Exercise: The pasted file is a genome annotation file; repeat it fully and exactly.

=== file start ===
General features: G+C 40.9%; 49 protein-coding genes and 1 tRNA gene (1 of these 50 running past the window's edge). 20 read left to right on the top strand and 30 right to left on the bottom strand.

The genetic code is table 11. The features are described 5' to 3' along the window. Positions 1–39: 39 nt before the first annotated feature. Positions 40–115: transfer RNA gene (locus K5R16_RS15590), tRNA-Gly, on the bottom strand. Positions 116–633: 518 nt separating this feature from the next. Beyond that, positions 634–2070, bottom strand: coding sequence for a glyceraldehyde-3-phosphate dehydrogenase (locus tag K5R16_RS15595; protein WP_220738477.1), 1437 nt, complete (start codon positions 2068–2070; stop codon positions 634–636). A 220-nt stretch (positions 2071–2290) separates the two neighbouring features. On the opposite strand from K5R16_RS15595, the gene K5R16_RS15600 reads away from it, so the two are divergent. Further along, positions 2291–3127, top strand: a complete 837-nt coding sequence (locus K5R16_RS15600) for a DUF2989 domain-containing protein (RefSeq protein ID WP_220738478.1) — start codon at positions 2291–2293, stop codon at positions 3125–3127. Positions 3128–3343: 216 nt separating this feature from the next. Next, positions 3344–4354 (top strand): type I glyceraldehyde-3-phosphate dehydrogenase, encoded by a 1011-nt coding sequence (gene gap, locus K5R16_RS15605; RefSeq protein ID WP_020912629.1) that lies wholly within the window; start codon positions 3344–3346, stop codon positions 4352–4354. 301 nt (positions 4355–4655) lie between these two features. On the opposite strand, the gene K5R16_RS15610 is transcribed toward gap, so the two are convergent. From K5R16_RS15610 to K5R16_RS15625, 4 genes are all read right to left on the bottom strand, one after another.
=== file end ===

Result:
General features: G+C 40.9%; 49 protein-coding genes and 1 tRNA gene (1 of these 50 running past the window's edge). 20 read left to right on the top strand and 30 right to left on the bottom strand.

The genetic code is table 11. The features are described 5' to 3' along the window. Positions 1–39: 39 nt before the first annotated feature. Positions 40–115: transfer RNA gene (locus K5R16_RS15590), tRNA-Gly, on the bottom strand. Positions 116–633: 518 nt separating this feature from the next. Beyond that, positions 634–2070, bottom strand: coding sequence for a glyceraldehyde-3-phosphate dehydrogenase (locus tag K5R16_RS15595; protein WP_220738477.1), 1437 nt, complete (start codon positions 2068–2070; stop codon positions 634–636). A 220-nt stretch (positions 2071–2290) separates the two neighbouring features. On the opposite strand from K5R16_RS15595, the gene K5R16_RS15600 reads away from it, so the two are divergent. Further along, positions 2291–3127, top strand: a complete 837-nt coding sequence (locus K5R16_RS15600) for a DUF2989 domain-containing protein (RefSeq protein ID WP_220738478.1) — start codon at positions 2291–2293, stop codon at positions 3125–3127. Positions 3128–3343: 216 nt separating this feature from the next. Next, positions 3344–4354 (top strand): type I glyceraldehyde-3-phosphate dehydrogenase, encoded by a 1011-nt coding sequence (gene gap, locus K5R16_RS15605; RefSeq protein ID WP_020912629.1) that lies wholly within the window; start codon positions 3344–3346, stop codon positions 4352–4354. 301 nt (positions 4355–4655) lie between these two features. On the opposite strand, the gene K5R16_RS15610 is transcribed toward gap, so the two are convergent. From K5R16_RS15610 to K5R16_RS15625, 4 genes are all read right to left on the bottom strand, one after another.